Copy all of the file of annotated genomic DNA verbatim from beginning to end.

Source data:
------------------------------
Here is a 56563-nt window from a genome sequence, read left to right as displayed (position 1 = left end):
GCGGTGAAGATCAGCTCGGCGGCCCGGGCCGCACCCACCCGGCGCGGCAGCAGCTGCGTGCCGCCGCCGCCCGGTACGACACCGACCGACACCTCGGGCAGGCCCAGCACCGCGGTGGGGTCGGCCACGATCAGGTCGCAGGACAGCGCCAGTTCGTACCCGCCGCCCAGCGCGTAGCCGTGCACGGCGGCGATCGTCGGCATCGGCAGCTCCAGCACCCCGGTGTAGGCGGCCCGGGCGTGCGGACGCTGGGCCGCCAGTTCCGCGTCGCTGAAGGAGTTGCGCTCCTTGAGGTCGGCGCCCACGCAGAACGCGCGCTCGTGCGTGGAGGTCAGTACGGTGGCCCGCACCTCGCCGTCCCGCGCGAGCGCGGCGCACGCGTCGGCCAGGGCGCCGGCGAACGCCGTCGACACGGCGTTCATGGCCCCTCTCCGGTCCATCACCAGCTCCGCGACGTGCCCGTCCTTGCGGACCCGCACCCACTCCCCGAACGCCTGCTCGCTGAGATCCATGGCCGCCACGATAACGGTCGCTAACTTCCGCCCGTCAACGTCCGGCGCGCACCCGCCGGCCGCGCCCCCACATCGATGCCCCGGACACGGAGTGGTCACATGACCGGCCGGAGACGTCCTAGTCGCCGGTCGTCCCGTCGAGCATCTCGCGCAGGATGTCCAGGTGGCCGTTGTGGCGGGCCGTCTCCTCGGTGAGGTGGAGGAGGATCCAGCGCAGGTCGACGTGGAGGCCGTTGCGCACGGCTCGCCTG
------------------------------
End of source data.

Here is a 56563-nt window from a genome sequence, read left to right as displayed (position 1 = left end):
GCGGTGAAGATCAGCTCGGCGGCCCGGGCCGCACCCACCCGGCGCGGCAGCAGCTGCGTGCCGCCGCCGCCCGGTACGACACCGACCGACACCTCGGGCAGGCCCAGCACCGCGGTGGGGTCGGCCACGATCAGGTCGCAGGACAGCGCCAGTTCGTACCCGCCGCCCAGCGCGTAGCCGTGCACGGCGGCGATCGTCGGCATCGGCAGCTCCAGCACCCCGGTGTAGGCGGCCCGGGCGTGCGGACGCTGGGCCGCCAGTTCCGCGTCGCTGAAGGAGTTGCGCTCCTTGAGGTCGGCGCCCACGCAGAACGCGCGCTCGTGCGTGGAGGTCAGTACGGTGGCCCGCACCTCGCCGTCCCGCGCGAGCGCGGCGCACGCGTCGGCCAGGGCGCCGGCGAACGCCGTCGACACGGCGTTCATGGCCCCTCTCCGGTCCATCACCAGCTCCGCGACGTGCCCGTCCTTGCGGACCCGCACCCACTCCCCGAACGCCTGCTCGCTGAGATCCATGGCCGCCACGATAACGGTCGCTAACTTCCGCCCGTCAACGTCCGGCGCGCACCCGCCGGCCGCGCCCCCACATCGATGCCCCGGACACGGAGTGGTCACATGACCGGCCGGAGACGTCCTAGTCGCCGGTCGTCCCGTCGAGCATCTCGCGCAGGATGTCCAGGTGGCCGTTGTGGCGGGCCGTCTCCTCGGTGAGGTGGAGGAGGATCCAGCGCAGGTCGACGTGGAGGCCGTTGCGCACGGCTCGCCTG